In the mid-2030s, multiple United States coastal regions may see rapid increases in the number of high-tide flooding (HTF) days, according to a study led by the University of Hawai'i at Mānoa and published today in Nature Climate Change. The combined effects of sea-level rise and natural fluctuations in tidal range are anticipated to cause tipping points in the frequency of HTF.
Laura Wasylenki of Northern Arizona University is co-author on a new paper in Nature Communications showing a direct link between global dispersion of nickel-rich aerosols, ocean chemistry changes and the end-Permian mass extinction event that took place 251 million years ago.
By 2050, more than 70% of the world's population will live in cities. Stanford Natural Capital Project researchers have developed software that shows city planners where to invest in nature to improve people's lives and save billions of dollars.
When a University of Michigan-led research team reported last year that North American migratory birds have been getting smaller over the past four decades and that their wings have gotten a bit longer, the scientists wondered if they were seeing the fingerprint of earlier spring migrations.
A research group of scientists from North America, Europe and Africa concluded that animals' ability to respond to climate change likely depends on how well they modify their habitats, such as nests and burrows.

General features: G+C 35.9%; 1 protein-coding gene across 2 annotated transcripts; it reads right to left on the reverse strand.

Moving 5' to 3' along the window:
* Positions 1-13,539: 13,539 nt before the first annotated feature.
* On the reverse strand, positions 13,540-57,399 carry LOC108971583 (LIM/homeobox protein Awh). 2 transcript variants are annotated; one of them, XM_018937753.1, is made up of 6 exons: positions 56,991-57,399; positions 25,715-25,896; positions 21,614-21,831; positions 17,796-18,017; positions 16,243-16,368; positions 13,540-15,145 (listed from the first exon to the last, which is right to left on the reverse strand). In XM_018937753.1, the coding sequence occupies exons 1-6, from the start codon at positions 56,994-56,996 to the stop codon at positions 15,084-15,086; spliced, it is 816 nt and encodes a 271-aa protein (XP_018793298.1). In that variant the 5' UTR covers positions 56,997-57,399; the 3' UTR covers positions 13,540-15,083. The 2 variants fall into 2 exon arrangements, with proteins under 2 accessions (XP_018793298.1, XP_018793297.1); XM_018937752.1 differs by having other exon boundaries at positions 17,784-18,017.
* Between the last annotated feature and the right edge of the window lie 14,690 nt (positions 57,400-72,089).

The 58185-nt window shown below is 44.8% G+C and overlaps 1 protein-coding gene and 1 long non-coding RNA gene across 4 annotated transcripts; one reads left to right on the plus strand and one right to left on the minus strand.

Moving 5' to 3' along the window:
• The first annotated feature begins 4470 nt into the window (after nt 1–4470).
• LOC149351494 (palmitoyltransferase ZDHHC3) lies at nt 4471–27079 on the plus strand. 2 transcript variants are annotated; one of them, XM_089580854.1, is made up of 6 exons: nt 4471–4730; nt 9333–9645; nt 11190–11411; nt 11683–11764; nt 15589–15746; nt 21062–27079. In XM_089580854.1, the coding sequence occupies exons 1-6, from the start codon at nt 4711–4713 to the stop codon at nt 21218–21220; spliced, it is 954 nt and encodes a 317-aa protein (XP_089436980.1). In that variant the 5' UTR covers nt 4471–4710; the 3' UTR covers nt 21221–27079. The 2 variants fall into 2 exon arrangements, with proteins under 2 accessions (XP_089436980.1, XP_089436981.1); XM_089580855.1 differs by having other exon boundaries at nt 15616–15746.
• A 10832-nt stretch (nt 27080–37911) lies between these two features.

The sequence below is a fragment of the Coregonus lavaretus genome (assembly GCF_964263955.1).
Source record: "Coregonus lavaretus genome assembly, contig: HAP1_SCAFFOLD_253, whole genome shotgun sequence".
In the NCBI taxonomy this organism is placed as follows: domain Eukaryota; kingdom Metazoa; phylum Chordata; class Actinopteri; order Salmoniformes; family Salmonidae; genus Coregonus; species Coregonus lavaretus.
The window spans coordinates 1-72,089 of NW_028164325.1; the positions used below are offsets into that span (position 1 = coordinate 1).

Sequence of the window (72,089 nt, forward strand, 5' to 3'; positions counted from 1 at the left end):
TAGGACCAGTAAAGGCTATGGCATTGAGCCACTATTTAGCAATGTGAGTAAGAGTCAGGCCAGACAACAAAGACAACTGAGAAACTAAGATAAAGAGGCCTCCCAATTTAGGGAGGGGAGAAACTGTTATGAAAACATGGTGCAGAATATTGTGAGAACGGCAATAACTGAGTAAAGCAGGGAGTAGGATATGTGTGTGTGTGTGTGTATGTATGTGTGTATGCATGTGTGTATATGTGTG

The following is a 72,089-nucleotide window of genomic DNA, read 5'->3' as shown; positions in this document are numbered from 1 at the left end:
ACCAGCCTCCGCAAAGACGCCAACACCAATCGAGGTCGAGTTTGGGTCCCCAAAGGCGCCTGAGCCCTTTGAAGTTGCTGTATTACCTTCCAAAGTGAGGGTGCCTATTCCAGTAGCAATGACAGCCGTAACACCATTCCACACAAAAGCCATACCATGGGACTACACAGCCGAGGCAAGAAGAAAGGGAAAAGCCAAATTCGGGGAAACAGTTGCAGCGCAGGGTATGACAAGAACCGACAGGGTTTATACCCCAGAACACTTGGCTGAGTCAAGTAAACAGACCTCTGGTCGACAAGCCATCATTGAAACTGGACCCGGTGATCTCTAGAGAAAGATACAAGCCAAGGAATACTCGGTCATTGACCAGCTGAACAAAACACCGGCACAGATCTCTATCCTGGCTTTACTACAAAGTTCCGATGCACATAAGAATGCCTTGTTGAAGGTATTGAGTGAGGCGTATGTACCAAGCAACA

Geologic activity on Earth appears to follow a 27.5-million-year cycle, giving the planet a 'pulse,' according to a new study published in the journal Geoscience Frontiers.
Sweet sorghum can be used to produce biogas, biofuels, and novel polymers. In addition, it can help replace phosphate fertilizers. A new sweet sorghum variety developed at Karlsruhe Institute of Technology (KIT) accumulates particularly high amounts of sugar and thrives under local conditions. The scientists report that sugar transport and sugar accumulation are related to the structure of plant vessels. This was the result of a comparison between sweet and grain sorghums.
Climate warming plays a larger role than plant genes in influencing the number and identity of fungal species on oak leaves, especially in autumn. Recently published in the journal New Phytologist, this research by ecologists sheds light on how warming and tree genes affect the dynamics of fungal communities across the season.
New study by the ICTA-UAB shows that residents and visitors highlight the natural and biodiversity values of the Llobregat Delta, in Barcelona.
Over the past 35 years, there have been large shifts in the distributions of many dragonfly species in Germany. Those of standing water habitats have declined, probably due to loss of habitat. Running-water species and warm-adapted species have benefited from improved water quality and warmer temperatures. This was found by a team of researchers led by the German Centre for Integrative Biodiversity Research (iDiv). The study highlights the importance of citizen science and natural history societies for long-term data collection.